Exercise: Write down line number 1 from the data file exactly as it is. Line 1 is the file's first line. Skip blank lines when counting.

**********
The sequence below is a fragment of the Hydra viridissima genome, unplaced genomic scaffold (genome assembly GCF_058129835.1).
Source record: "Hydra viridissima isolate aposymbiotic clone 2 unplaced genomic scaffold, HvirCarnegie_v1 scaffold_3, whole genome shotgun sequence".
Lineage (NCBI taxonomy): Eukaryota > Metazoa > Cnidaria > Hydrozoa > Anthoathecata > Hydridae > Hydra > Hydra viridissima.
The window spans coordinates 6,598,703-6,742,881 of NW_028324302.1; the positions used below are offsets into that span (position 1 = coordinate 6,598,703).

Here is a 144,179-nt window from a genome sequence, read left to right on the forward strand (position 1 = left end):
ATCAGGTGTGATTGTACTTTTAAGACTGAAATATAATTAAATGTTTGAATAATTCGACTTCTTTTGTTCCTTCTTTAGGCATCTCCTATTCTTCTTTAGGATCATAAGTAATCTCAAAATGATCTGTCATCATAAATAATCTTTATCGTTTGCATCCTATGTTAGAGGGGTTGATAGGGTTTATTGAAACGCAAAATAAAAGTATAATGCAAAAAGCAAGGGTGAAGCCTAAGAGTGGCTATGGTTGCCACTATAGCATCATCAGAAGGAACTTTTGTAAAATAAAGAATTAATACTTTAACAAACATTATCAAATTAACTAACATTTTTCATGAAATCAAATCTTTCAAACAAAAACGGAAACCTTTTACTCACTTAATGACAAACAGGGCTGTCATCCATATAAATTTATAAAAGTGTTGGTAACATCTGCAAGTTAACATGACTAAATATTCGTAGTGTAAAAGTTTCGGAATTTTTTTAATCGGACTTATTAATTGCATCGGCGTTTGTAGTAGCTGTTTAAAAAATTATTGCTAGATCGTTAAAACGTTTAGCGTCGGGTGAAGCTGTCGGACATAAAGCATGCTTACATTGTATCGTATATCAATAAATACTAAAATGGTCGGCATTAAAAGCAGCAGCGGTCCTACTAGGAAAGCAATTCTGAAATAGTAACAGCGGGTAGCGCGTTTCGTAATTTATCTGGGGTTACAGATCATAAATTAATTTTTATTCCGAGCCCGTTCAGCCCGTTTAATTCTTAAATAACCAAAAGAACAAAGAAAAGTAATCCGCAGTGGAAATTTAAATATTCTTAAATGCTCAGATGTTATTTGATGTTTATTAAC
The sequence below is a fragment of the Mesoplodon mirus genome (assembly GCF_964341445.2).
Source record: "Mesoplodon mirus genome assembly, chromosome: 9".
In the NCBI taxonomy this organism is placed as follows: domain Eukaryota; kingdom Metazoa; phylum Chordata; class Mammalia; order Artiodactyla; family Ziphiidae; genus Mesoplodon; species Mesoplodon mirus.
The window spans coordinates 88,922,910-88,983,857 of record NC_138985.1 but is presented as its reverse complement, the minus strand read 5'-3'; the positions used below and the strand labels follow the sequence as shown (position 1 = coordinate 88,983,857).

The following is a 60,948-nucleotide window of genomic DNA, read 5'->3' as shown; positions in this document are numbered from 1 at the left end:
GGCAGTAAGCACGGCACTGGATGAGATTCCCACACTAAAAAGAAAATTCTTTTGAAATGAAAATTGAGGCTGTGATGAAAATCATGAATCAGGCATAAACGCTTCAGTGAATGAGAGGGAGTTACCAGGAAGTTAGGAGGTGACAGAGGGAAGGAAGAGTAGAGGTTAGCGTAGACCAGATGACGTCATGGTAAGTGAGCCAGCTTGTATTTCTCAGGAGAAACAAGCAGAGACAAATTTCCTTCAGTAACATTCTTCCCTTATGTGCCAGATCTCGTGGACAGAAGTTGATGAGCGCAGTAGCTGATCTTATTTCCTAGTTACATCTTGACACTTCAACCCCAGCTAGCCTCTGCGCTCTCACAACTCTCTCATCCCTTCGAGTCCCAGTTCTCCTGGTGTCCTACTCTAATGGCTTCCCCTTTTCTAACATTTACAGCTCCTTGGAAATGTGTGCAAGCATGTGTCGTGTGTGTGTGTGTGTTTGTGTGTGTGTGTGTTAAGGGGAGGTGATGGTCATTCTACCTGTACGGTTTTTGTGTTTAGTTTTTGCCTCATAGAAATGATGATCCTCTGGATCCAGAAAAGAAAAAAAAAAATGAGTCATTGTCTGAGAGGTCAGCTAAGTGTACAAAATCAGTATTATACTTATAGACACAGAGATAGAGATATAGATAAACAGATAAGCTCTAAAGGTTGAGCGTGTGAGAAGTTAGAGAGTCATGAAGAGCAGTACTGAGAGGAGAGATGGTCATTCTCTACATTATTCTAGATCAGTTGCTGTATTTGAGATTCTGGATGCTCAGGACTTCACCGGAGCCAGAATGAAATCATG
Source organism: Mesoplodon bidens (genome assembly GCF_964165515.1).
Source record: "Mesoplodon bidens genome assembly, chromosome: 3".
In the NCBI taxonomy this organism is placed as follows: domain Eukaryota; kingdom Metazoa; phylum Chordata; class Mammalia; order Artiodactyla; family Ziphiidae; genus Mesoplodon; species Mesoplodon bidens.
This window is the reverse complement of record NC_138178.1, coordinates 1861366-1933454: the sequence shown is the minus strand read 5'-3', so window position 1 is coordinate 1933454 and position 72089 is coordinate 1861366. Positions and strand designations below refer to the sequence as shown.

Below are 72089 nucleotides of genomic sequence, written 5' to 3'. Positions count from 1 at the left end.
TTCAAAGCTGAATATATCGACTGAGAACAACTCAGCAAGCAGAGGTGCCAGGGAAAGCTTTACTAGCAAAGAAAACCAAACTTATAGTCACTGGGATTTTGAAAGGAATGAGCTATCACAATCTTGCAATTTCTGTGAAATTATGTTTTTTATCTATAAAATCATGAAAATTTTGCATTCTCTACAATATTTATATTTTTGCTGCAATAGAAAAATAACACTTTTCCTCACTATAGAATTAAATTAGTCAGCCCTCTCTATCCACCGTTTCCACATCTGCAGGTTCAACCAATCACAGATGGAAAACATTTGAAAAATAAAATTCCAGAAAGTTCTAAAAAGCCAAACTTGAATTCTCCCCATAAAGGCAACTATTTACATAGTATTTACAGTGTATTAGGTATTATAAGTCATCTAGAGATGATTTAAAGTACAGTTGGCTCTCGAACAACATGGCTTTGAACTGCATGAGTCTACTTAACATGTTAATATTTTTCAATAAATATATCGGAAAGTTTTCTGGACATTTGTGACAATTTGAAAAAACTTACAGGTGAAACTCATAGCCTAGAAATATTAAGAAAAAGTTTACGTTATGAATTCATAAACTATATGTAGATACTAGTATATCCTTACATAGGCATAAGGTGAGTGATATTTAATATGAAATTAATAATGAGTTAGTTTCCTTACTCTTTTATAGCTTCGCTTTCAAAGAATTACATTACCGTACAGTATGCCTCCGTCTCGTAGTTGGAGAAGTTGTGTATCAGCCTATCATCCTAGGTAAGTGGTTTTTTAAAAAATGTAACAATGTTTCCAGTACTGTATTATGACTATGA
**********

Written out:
The sequence below is a fragment of the Hydra viridissima genome, unplaced genomic scaffold (genome assembly GCF_058129835.1).